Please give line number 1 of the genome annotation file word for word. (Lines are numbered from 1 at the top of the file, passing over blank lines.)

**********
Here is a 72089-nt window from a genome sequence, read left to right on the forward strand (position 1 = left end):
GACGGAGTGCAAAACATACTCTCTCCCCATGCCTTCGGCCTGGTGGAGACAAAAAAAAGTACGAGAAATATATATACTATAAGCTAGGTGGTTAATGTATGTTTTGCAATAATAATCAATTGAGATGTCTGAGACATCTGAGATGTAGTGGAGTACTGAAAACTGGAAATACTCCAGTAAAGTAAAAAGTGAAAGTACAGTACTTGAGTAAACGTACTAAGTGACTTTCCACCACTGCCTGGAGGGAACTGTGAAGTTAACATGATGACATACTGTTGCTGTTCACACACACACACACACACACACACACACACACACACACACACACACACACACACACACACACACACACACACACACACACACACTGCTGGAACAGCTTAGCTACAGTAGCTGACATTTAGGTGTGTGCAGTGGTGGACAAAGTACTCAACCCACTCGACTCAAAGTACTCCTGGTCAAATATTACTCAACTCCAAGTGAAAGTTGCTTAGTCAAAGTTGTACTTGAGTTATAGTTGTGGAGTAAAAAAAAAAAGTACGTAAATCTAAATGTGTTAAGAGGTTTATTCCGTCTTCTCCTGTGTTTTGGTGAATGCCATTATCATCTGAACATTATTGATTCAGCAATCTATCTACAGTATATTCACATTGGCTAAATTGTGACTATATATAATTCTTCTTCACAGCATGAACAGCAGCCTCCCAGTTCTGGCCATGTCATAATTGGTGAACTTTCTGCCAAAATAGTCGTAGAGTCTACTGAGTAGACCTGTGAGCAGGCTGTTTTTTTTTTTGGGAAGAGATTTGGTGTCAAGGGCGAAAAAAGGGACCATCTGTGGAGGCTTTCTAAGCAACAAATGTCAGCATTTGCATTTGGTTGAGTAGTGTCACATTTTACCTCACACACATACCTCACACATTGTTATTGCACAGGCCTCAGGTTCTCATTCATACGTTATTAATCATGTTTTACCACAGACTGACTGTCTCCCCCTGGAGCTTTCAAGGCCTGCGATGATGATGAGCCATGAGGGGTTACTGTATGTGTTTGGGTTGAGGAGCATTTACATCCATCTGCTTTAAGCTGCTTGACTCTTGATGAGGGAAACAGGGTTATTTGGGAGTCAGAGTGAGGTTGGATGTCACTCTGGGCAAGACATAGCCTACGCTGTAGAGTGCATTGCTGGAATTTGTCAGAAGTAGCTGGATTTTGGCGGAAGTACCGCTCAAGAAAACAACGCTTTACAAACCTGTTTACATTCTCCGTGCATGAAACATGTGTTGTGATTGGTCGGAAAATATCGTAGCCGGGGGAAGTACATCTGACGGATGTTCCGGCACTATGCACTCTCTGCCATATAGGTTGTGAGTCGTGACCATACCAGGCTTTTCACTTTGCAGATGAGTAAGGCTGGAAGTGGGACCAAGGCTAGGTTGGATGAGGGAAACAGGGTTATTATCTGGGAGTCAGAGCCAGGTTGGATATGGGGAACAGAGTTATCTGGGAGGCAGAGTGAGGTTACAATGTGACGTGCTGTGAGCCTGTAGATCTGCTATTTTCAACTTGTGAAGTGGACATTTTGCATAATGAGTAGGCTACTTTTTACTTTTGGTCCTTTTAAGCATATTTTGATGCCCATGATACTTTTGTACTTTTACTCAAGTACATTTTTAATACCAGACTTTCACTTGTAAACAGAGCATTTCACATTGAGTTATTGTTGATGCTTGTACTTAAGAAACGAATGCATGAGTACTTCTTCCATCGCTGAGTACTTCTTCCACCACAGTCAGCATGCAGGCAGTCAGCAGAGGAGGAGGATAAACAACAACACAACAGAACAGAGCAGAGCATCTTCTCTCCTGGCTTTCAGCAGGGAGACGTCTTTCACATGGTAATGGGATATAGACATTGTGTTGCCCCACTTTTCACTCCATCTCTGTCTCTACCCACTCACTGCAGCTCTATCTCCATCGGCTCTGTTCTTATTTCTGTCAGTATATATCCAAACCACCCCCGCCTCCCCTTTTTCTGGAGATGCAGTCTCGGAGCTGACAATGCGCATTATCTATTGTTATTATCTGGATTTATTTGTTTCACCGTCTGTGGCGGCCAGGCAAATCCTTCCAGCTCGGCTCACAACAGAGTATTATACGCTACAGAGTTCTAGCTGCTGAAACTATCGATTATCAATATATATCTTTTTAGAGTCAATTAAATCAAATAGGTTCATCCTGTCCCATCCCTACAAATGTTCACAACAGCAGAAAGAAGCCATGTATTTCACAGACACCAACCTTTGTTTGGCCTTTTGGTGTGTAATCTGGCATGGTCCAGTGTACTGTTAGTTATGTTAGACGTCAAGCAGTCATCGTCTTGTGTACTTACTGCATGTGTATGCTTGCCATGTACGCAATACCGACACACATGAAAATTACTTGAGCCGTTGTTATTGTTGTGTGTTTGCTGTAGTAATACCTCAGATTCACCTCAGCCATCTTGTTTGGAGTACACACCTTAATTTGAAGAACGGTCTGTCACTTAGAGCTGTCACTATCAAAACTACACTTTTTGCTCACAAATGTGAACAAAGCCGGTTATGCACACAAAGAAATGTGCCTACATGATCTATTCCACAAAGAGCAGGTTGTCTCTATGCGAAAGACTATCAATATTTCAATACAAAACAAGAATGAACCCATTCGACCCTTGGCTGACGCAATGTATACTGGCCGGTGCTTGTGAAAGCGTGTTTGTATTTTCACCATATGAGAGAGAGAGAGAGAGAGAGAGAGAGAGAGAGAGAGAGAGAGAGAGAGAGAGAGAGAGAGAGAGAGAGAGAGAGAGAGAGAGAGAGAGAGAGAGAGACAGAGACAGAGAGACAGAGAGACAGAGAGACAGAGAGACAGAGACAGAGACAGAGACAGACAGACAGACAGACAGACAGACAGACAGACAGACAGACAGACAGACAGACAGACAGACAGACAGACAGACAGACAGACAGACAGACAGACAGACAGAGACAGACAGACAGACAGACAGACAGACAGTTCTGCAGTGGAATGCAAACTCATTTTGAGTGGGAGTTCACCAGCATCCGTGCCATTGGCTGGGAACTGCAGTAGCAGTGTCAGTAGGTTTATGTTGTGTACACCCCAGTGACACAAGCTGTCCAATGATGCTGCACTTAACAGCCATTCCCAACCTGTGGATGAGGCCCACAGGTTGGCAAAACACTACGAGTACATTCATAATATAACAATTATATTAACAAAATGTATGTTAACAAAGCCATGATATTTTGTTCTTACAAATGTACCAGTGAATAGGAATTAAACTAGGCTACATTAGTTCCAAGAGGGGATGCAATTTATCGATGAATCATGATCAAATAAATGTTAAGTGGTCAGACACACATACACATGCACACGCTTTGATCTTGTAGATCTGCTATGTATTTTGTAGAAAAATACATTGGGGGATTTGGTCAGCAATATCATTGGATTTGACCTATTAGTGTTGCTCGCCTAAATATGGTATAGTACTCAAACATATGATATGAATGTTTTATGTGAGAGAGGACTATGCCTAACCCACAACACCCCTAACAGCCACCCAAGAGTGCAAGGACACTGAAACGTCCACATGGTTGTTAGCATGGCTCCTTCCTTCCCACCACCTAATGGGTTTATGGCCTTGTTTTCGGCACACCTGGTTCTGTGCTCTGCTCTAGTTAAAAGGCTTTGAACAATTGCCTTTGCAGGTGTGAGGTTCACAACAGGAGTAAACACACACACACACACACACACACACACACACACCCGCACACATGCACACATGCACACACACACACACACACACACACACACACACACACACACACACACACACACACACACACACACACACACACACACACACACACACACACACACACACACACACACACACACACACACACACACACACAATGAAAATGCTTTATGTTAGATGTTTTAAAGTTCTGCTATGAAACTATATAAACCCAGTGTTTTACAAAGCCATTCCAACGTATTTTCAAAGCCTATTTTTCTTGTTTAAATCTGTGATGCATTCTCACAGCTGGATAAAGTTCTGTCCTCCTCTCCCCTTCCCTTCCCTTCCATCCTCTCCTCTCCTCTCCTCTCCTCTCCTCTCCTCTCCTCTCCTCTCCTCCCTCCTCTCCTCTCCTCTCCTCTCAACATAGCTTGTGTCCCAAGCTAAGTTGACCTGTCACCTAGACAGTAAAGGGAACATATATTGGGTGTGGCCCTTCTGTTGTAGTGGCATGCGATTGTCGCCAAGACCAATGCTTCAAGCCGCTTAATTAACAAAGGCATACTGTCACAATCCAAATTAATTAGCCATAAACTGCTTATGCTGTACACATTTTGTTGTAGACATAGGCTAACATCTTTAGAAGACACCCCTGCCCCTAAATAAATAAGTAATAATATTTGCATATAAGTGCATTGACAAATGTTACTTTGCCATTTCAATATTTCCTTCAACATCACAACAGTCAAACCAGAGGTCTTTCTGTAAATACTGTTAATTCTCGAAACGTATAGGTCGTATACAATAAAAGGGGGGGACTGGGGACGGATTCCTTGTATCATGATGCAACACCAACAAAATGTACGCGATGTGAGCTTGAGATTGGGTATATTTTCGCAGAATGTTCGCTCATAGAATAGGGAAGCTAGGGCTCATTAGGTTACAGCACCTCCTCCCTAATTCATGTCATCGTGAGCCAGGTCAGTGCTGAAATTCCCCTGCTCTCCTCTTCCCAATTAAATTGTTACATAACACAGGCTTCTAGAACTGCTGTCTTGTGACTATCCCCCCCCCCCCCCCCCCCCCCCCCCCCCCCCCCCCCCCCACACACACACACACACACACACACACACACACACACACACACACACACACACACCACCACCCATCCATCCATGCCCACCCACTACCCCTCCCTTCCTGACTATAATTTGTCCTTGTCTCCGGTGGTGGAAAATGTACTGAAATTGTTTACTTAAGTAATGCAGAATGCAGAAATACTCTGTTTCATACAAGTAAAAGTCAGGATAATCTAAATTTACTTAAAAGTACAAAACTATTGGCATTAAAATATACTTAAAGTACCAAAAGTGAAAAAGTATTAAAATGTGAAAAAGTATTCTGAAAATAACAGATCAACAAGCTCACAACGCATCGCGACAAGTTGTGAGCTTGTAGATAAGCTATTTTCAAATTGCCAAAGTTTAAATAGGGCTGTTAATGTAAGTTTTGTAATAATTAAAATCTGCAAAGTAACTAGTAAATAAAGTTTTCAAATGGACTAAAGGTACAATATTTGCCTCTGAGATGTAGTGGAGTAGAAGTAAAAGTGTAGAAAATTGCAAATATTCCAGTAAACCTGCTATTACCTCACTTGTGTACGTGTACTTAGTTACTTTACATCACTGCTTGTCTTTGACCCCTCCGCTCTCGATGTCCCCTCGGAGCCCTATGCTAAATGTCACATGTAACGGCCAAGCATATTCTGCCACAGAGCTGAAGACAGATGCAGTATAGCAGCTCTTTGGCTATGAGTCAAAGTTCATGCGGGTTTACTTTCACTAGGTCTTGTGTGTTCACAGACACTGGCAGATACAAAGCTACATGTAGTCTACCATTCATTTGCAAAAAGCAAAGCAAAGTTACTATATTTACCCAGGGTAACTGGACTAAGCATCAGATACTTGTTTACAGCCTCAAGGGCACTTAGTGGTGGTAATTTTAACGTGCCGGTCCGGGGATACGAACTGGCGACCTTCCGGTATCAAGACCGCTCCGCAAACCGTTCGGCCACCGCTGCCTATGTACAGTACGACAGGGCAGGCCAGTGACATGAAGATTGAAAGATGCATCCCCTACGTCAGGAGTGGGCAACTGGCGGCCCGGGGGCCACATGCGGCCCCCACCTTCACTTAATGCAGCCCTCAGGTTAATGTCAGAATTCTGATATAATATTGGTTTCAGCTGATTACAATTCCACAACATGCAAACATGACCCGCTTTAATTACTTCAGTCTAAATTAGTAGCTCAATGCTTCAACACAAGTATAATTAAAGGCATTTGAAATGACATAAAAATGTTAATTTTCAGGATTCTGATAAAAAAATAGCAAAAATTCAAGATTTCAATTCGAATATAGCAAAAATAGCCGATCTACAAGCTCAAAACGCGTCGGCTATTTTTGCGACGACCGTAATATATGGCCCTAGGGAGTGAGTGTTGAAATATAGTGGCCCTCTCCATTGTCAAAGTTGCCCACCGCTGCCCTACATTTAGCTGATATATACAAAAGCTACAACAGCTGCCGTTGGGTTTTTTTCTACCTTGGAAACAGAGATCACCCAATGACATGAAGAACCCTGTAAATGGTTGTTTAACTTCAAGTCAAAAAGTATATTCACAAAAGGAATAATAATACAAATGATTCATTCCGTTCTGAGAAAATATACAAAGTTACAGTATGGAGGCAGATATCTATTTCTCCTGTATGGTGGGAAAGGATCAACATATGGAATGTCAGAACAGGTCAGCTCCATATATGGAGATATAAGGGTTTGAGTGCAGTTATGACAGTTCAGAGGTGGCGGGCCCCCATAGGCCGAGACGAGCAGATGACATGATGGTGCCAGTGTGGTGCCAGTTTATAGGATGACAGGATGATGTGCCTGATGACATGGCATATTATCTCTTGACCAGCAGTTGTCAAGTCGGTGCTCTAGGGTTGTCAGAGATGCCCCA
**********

Here is a 72089-nt window from a genome sequence, read left to right on the forward strand (position 1 = left end):